UW Draft Day Primer

No Washington player is expected to be picked during Thursday's first round of the 2012 NFL Draft, but that doesn't mean it won't happen. As draft experts are wont to say, all it takes is one organization to fall in love with you to make it happen. Here's a quick primer as to where each of Washington's prospects are expected to go, as well as the thoughts for and against those predictions.

We also have included quotes from Rob Rang, one of the top analysts from NFLDraftScout.com and CBSSports.com, who is from Tacoma and is also a frequent contributor to SportsRadio950 KJR. We spoke with Rang about the different UW prospects back in March as part of Washington's Pro Day.

I've included here the names that I've seen in all the full seven-round pro mock drafts compiled throughout the internet. That's not to say players like Cort Dennison and Quinton Richardson won't be drafted; as long as there are still picks to be made, there are possibilities. But for this article, I'm going to stick with those players that have been selected via full mock draft projections.


Chris Polk, RB, 5-11, 222 - There seems to be a question as to which Washington player will go first, Polk, Alameda Ta'amu, or Senio Kelemete? Polk has a great resume, and right now he appears to be headed anywhere from the middle second round to the middle of the fourth round.

Why will he go high - Polk has shown to be as durable as they come, and he's just as prolific between the tackles, as he is getting around a corner. He's also a very underrated pass catcher. He can be moved out as a receiver in multiple sets, and you could even use him as a return specialist. He's multi-dimensional.

Why he might slide - Because he was a featured back at the Pac-12 level for three years, teams may take a pass because he may have hit his ceiling at the collegiate level. He's definitely lost a step or two from when he came to UW as a lightning-fast prospect. He's still fast, but isn't a game-breaker and his combine numbers weren't overwhelming.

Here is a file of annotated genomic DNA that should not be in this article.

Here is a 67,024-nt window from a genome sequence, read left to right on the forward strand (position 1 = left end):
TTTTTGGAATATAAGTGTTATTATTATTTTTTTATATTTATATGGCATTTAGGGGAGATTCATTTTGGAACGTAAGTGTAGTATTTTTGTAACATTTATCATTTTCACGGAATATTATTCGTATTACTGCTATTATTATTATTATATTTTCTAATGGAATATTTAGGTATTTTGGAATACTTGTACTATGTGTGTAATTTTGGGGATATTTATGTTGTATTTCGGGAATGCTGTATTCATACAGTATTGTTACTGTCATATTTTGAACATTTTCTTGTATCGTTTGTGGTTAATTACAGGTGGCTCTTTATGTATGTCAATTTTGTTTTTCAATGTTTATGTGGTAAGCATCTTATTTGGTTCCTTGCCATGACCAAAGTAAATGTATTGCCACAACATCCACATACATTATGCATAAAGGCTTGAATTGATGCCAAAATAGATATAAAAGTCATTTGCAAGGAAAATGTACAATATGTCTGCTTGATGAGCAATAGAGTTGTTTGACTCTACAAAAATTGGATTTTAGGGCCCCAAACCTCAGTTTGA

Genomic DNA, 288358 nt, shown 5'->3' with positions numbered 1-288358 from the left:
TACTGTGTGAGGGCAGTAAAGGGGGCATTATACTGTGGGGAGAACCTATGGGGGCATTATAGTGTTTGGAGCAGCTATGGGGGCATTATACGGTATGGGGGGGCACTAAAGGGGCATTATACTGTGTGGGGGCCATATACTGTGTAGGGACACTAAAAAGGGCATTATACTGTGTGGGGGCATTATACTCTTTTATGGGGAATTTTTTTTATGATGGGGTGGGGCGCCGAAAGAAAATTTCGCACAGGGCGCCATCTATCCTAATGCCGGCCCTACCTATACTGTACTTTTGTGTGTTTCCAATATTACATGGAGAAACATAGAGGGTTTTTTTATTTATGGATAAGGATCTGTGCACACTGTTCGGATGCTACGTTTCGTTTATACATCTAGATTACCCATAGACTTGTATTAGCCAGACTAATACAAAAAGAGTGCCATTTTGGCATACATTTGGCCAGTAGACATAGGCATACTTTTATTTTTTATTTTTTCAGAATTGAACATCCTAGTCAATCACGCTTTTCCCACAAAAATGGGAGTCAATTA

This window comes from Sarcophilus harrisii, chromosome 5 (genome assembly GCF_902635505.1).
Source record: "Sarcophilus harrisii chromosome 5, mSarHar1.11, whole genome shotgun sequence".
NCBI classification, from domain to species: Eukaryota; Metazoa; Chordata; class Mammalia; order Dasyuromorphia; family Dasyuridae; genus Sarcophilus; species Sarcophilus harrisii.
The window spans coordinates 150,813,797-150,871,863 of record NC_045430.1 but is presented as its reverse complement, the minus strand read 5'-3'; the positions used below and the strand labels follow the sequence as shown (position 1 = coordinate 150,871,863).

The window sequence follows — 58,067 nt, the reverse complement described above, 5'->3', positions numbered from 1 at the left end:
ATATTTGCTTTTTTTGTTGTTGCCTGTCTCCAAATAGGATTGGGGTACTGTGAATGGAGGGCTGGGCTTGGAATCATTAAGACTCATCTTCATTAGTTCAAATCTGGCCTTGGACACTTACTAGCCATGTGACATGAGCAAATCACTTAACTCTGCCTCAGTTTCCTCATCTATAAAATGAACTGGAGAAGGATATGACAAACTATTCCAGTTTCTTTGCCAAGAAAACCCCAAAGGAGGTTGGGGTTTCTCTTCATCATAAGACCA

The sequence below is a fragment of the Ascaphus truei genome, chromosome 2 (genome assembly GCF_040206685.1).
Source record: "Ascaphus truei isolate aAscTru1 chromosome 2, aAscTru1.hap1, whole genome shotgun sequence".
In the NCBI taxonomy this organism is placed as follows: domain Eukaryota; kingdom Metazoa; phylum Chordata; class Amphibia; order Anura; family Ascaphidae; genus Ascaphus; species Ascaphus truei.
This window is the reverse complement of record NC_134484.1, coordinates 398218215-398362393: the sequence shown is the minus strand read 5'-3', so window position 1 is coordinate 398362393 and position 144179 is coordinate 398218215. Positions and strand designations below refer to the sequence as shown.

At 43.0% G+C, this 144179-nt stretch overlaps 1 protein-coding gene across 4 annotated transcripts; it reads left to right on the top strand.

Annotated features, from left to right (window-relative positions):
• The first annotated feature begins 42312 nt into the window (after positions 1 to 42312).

Rang on Polk - "I see a guy that is similar, in some ways, to Seattle's Marshawn Lynch. He is a very physical running back. He has two things about him that are special; he runs through contact as well as any back in this draft, including in my opinion Alabama's Trent Richardson, and he catches the ball so well out of the backfield. And that's a very unique combination of skills. So when you consider the fact that as physical as he is - he's a 38-game starter - the tape speaks for itself, really."

Dawgman Draft Projection - Early third round.





Alameda Ta'amu - DT, 6-3, 337 - Ta'amu seems to be the most stable of the UW prospects from a mock draft standpoint, going anywhere from the late 40's of the second round to the mid- 60's.

Why he will go high - True run-stuffing nose players are really tough to come by, and those teams going with the 34 are going to see a big athlete like Ta'amu as just too tough to pass up. When he's on his game, he can be a real difference-maker - as UW fans saw when he almost single-handedly took apart Nebraska's front four in the 2010 Holiday Bowl.

Why he might slide - Ta'amu's effort has always come under scrutiny, and if he'd shown his flashes of brilliance for UW on a consistent basis, he'd be a consensus top-20 pick; he's that athletic. So questions of toughness and mental fortitude to give max effort on every snap has allowed his draft stock to hover at a consistent place, but really hasn't broken through with GM's to the point where they might take a flyer on him earlier in the draft.

Rang on Ta'amu - "He was a little inconsistent throughout his career with the Huskies; at the Senior Bowl I thought he was one of the more impressive defensive linemen there. To me, as exciting as that was, it's a little bit of a red flag because if he was so good there against so-called elite competition, why didn't we see that more consistently at Washington?